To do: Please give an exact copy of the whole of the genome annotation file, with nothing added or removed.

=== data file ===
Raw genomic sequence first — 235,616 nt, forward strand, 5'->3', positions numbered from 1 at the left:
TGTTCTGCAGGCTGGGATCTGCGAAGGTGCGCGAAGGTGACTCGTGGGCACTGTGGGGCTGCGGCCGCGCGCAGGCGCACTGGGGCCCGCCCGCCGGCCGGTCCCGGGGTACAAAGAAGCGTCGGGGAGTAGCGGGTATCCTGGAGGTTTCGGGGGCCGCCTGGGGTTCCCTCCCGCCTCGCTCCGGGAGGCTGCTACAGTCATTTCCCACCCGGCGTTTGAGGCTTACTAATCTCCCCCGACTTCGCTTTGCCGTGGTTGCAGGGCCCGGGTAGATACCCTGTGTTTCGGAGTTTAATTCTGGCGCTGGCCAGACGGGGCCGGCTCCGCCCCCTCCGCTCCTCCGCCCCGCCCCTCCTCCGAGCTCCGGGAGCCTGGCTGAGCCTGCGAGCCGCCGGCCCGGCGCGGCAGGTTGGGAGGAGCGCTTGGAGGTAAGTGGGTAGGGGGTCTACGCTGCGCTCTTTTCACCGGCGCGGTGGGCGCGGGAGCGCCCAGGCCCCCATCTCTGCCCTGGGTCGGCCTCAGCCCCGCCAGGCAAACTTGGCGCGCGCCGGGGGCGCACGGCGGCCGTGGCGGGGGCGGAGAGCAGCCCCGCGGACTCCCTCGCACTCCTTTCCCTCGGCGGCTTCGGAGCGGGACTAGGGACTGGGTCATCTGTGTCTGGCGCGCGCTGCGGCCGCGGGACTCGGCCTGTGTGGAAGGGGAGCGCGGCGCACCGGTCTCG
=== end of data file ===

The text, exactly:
Raw genomic sequence first — 235,616 nt, forward strand, 5'->3', positions numbered from 1 at the left:
TGTTCTGCAGGCTGGGATCTGCGAAGGTGCGCGAAGGTGACTCGTGGGCACTGTGGGGCTGCGGCCGCGCGCAGGCGCACTGGGGCCCGCCCGCCGGCCGGTCCCGGGGTACAAAGAAGCGTCGGGGAGTAGCGGGTATCCTGGAGGTTTCGGGGGCCGCCTGGGGTTCCCTCCCGCCTCGCTCCGGGAGGCTGCTACAGTCATTTCCCACCCGGCGTTTGAGGCTTACTAATCTCCCCCGACTTCGCTTTGCCGTGGTTGCAGGGCCCGGGTAGATACCCTGTGTTTCGGAGTTTAATTCTGGCGCTGGCCAGACGGGGCCGGCTCCGCCCCCTCCGCTCCTCCGCCCCGCCCCTCCTCCGAGCTCCGGGAGCCTGGCTGAGCCTGCGAGCCGCCGGCCCGGCGCGGCAGGTTGGGAGGAGCGCTTGGAGGTAAGTGGGTAGGGGGTCTACGCTGCGCTCTTTTCACCGGCGCGGTGGGCGCGGGAGCGCCCAGGCCCCCATCTCTGCCCTGGGTCGGCCTCAGCCCCGCCAGGCAAACTTGGCGCGCGCCGGGGGCGCACGGCGGCCGTGGCGGGGGCGGAGAGCAGCCCCGCGGACTCCCTCGCACTCCTTTCCCTCGGCGGCTTCGGAGCGGGACTAGGGACTGGGTCATCTGTGTCTGGCGCGCGCTGCGGCCGCGGGACTCGGCCTGTGTGGAAGGGGAGCGCGGCGCACCGGTCTCG